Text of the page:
Lead Paint Poisoning: What You Need To Know
The Flint Water Crisis in Michigan has brought the dangers of lead poisoning to headlines. While the events in Flint are an absolute tragedy, the hope is that with increased awareness, local governments will be more vigilant about protecting communities from lead poisoning. In Philadelphia, children are also at risk for lead poisoning. Homes built before 1978 have an increased risk for lead paint and, if ingested, can lead to lead paint poisoning in children a well as adults. In a historic city like Philadelphia where homes easily average 100 years old, it important to understand the risks and how to prevent exposure.
The majority of lead paint exposure comes from rental properties. In 2012, Philadelphia passed the Lead Paint Disclosure and Certification Law for landlords renting to families with children under 6 years old. The law is intended to prevent children from being exposed to the potential health issues of lead paint and requires the following from the landlord prior to tenant move in:
- Certify the property is lead safe or lead free
- Provide tenant with a copy of lead safe or lead free certificate
- Provide Department of Public Health with a copy of certificates, signed by tenants
What Are The Symptoms of Lead Poisoning in Children?
According to the City of Philadelphia Public Health Department: Stomach aches, irritability, tiredness, constipation, headache, sleep problems, poor appetite and hearing problems.
How Do Children Get Lead Poisoning?
When a child ingests by way of cracked or peeling paint. Can also be ingested by dust from peeling paint. Children are at an increased risk for ingesting as they are more likely to touch and ingest dust from their fingers or by eating peeling paint.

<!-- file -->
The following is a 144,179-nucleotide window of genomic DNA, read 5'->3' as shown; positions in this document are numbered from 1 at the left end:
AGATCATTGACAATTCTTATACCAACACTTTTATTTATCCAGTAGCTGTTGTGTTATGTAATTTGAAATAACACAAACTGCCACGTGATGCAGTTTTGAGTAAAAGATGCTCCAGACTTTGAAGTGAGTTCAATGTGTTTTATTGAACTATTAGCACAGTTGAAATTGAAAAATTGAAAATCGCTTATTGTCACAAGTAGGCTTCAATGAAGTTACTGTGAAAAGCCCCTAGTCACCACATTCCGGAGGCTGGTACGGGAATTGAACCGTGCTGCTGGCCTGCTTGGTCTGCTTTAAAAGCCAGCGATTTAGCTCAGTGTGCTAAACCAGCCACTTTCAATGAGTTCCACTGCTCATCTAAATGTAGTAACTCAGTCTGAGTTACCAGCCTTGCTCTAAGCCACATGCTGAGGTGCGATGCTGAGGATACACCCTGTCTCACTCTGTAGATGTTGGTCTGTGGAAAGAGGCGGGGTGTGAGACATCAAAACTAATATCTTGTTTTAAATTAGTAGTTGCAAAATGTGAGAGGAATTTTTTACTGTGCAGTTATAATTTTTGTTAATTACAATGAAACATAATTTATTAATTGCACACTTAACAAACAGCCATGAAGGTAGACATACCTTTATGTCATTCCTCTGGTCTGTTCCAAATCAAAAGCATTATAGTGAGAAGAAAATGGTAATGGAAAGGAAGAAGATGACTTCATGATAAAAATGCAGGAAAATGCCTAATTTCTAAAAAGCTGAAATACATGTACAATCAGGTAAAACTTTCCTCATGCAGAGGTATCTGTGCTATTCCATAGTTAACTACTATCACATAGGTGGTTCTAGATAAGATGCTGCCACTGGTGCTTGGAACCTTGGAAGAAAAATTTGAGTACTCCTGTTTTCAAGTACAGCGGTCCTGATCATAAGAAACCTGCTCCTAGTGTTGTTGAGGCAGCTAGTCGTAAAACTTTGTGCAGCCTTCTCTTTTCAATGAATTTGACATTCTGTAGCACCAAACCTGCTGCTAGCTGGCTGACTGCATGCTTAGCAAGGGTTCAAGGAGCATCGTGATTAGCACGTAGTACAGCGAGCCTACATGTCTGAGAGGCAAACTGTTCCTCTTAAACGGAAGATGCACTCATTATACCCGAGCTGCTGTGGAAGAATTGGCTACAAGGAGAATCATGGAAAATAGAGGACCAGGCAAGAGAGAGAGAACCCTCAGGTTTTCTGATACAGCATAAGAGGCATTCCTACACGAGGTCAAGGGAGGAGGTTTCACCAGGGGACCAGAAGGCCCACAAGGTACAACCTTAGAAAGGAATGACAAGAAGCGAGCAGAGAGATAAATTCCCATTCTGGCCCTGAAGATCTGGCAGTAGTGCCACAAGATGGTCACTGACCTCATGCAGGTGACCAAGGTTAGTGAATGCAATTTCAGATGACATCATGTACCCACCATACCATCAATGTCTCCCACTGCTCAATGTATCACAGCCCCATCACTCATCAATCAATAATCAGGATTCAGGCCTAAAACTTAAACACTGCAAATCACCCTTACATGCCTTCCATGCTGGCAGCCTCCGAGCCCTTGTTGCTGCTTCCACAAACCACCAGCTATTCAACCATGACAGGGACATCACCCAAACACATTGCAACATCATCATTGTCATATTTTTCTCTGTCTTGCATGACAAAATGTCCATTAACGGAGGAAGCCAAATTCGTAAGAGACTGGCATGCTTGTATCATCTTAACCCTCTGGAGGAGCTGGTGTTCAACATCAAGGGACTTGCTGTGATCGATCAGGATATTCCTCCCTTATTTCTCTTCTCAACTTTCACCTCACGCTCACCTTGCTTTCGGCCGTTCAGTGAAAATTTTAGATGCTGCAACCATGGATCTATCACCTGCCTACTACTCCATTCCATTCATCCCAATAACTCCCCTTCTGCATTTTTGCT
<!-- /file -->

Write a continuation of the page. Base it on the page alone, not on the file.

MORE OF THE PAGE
What Are The Symptoms of Lead Poisoning in Adults?
Metallic taste, muscle/joint pain, memory problems, weight loss, wrist and ankle weakness. Over time, more serious issues can develop like brain disorders, high blood pressure, anemia and more.
How Do Adults Get Lead Poisoning?
Adults are generally less effected by lead paint by being more diligent with washing hands and keeping hands and fingers away from the face. However, certain occupations, constructions sites, hobbies and even vacuuming can stir up dust and become accidentally inhaled.
My Home Was Built Before 1978 – What Now?
If there is a good chance your home has lead based paint, don’t panic. In most cases, it’s better to seal the lead paint than try to remove it completely. Scraping, sanding and heating the paint will only expose it’s toxic aspects by circulating dust in the air. Having a qualified professional seal the areas in your home that tend to break down quickly, like windows, doors, stairs, porches and fences are the best way to prevent exposure. Ensure any inspector or risk assessor you hire is certified in Pennsylvania. For a list of certified professionals, contact the PA Bureau of Labor and Industry at 717-772-3396.
I’m Concerned About My Children’s Health, Who Do I Call?
If your home does have lead paint, and your child is showing symptoms, don’t panic. In general, treatment is as simple as hiring a professional to remove the source. If you or your child have been exposed for a significant period of time, contact your doctor as additional treatment may be necessary.
For additional questions and concerns, head to the City of Philadelphia Lead and Healthy Homes Program website. There you can find more information on lead based paint and contacts for assessment and treatment.